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Contentious bills on tenants’ rights passed

Sweeping changes for landlords and tenants, more in the pipeline

Lawmakers pass revision on tenant protection on Thursday. Yonhap
Lawmakers pass revision on tenant protection on Thursday. Yonhap

The ruling Democratic Party of Korea on Thursday pushed through two controversial bills on tenants’ rights, amid strong resistance from opposition lawmakers, landlords and some experts who worry about a sudden spike in residential property rents.

Revisions to the Housing Lease Protection Act and the Commercial Lease Protection Act, which passed through the National Assembly during its full-floor session, are two of the three legislative proposals introduced by the Democratic Party pertaining to home rentals.

Under the revised laws, landlords can increase the rent by no more than 5 percent when renewing a monthly lease or a jeonse lease. In addition, tenants will have the right to extend a lease by up to two years when an initial two-year lease expires. Landlords can refuse only under a limited range of circumstances -- for example, if they or members of their families plan on residing at the property, or if the tenant violates the lease such as by subletting.

Jeonse is a rental system where the tenant hands over a large lump sum to the landlord -- on average, about 65 percent of the value of the property -- and does not pay rent. The deposit is returned to the tenant at the end of the contract.

The changes to the two laws will be reviewed at a Cabinet meeting and go into effect immediately if they gain approval.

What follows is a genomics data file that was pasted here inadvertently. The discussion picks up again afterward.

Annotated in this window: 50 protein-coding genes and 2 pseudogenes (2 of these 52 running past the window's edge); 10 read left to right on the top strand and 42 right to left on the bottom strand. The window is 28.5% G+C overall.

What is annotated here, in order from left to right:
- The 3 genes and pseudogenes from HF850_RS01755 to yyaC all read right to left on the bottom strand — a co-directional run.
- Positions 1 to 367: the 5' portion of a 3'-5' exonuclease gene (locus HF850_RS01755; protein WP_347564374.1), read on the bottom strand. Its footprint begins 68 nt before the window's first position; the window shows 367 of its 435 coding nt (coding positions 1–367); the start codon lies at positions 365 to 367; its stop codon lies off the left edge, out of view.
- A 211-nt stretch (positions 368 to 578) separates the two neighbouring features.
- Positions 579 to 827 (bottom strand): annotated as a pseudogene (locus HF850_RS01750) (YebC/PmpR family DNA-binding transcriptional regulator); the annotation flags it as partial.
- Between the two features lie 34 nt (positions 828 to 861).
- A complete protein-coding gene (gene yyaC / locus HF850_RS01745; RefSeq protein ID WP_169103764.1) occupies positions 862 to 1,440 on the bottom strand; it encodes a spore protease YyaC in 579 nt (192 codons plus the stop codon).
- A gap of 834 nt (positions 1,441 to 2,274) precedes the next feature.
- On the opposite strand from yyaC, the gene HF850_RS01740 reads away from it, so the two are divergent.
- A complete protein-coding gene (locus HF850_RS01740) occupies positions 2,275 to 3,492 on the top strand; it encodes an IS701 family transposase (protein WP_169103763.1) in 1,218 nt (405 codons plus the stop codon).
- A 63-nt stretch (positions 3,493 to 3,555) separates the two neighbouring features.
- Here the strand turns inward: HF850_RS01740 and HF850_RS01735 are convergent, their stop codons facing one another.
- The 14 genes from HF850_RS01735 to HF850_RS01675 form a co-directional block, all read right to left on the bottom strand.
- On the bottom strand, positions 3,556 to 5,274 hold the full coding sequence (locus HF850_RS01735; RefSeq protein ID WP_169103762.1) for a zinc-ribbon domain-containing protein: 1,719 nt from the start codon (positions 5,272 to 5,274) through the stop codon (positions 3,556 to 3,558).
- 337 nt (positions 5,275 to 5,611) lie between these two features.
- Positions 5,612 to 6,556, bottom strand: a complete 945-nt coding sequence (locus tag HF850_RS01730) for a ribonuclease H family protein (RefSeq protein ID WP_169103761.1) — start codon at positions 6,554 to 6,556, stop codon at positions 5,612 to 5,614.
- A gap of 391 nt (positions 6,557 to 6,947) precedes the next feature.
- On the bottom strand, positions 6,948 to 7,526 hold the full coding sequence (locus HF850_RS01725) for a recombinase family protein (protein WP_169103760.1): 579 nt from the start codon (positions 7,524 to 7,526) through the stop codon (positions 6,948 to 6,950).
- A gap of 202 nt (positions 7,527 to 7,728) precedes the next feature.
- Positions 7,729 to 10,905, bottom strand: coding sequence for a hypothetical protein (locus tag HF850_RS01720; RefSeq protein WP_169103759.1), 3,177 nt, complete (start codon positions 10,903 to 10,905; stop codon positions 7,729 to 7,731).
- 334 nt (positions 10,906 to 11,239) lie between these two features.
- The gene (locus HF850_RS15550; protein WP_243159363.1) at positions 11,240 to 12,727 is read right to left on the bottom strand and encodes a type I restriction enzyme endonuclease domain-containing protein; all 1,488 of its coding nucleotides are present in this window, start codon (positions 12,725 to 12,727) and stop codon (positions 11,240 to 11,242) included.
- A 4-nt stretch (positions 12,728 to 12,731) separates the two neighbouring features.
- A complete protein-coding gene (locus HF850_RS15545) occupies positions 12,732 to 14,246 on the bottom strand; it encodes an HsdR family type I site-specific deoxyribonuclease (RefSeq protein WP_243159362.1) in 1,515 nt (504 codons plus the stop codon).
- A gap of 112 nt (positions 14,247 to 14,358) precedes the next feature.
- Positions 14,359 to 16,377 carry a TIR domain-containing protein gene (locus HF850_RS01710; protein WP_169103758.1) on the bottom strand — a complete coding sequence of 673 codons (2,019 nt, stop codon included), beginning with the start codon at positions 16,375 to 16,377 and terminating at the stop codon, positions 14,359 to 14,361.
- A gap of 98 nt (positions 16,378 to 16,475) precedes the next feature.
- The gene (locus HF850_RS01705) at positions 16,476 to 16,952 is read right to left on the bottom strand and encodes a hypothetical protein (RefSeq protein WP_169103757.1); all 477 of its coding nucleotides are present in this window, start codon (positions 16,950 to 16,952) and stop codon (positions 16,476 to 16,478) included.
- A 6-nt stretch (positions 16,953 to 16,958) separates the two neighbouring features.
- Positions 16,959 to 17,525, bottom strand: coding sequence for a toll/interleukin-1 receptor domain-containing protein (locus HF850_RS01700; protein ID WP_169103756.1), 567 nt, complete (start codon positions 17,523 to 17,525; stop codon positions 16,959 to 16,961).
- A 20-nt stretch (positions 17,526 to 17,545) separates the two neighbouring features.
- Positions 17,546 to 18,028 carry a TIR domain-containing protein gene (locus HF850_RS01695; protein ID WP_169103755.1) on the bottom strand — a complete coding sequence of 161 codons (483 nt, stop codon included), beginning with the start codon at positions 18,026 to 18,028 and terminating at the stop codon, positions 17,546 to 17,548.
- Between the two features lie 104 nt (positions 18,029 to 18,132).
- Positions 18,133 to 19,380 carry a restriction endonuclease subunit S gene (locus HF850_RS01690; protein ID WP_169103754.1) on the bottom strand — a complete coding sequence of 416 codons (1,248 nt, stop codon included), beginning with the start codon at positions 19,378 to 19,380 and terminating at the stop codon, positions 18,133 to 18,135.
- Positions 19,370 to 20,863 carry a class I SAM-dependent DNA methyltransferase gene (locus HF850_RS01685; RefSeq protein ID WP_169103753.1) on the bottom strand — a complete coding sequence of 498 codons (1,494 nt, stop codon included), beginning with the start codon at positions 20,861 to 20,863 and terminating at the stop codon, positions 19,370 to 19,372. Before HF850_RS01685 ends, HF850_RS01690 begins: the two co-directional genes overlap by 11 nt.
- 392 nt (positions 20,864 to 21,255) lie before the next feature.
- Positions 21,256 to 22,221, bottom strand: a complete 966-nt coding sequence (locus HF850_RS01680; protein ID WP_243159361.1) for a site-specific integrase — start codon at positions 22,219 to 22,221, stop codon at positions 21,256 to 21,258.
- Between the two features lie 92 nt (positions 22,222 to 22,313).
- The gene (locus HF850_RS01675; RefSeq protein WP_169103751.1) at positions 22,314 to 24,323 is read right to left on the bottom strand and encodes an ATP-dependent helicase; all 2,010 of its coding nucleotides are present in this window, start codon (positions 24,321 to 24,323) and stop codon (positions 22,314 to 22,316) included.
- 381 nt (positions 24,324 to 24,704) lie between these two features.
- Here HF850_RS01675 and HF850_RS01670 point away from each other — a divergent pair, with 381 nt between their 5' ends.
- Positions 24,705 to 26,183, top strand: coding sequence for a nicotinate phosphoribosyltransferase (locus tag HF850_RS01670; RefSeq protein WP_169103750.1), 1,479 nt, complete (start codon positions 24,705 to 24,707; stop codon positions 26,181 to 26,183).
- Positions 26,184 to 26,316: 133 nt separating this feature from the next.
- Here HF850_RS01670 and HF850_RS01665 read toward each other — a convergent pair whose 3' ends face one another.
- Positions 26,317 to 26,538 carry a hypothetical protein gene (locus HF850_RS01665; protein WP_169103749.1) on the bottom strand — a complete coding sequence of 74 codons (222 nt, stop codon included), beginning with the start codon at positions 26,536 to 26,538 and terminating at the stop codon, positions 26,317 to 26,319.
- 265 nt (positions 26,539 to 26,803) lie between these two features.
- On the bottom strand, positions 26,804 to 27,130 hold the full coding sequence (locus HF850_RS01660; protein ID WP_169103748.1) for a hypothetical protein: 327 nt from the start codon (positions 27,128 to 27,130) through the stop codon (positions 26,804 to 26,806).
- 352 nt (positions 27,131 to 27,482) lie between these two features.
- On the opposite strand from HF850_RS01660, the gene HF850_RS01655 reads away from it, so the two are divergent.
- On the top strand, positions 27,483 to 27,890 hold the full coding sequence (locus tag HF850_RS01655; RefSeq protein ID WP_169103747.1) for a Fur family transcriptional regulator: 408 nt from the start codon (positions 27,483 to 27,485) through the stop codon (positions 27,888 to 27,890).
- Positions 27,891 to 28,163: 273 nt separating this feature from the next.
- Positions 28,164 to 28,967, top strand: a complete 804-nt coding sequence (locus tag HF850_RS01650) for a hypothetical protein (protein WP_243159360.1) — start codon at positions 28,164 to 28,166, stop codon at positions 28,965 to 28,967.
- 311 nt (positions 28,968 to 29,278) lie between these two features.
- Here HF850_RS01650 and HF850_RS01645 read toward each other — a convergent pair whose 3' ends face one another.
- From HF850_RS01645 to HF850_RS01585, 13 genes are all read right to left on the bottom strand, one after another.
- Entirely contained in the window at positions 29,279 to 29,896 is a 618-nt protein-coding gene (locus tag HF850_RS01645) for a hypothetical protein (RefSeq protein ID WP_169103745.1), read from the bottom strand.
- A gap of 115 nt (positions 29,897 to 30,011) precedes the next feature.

The next Cabinet meeting will be held Friday, instead of Aug. 4 as originally scheduled, in an effort to bring the revisions into effect as soon as possible.

The third tenants’ rights bill, of the three proposed by the Democratic Party, would amend the Act on Report on Real Estate Transactions so that rent would have to be reported to the authorities within 30 days of a lease being signed. It is expected to be put to vote Aug. 4 at the next plenary session.

At Thursday’s session, the controversial bills passed with the support of 185 of the 187 lawmakers present. As they had done Wednesday when the Legislation and Judiciary Committee voted on the bills, main opposition United Future Party lawmakers boycotted the vote in protest.

The revisions to the Housing Lease Protection Act were sent to the Legislation and Judiciary Committee on Monday and approved Wednesday.

The opposition party has termed the series of real estate-related regulations proposed by the Democratic Party, which used its majority to push the bills through, as political “violence” and is reportedly planning ways to put brakes on the ruling party.

The changes are already causing a stir in the market -- ranging from concerns about a hike in rents to landlords using fake contracts to bypass the law.

According to a survey of real estate agents, the majority expect jeonse rents to continue rising in the second half. According to the real estate portal site Real Estate 114, the average jeonse rate in Seoul increased from 4.54 million won ($3,800) per square meter in January to 4.67 million won per square meter in July.

However, much higher increases -- as high as 200 million won over the last two months -- have been reported in areas of Seoul that are in high demand.

Of the 614 real estate agents surveyed, 84.1 percent said jeonse prices will continue rising in the second half. Of these, 43.6 percent said they expect prices to increase more than 4 percent.

When asked to explain their predictions, the respondents cited increased housing prices, higher demand for jeonse properties and the higher tax burden facing landlords.

In addition to the tenants’ rights bills, the ruling party has pushed a number of bills through parliamentary committees that would revise regulations concerning the real estate market.

Legislation that is expected to pass in the coming weeks would raise acquisition, capital gains and ownership taxes on owners of multiple homes.

With the ruling party holding a majority in the National Assembly, and holding the chair position on all parliamentary committees, the remaining bills are also expected to be processed and go into effect rapidly.

By Choi He-suk (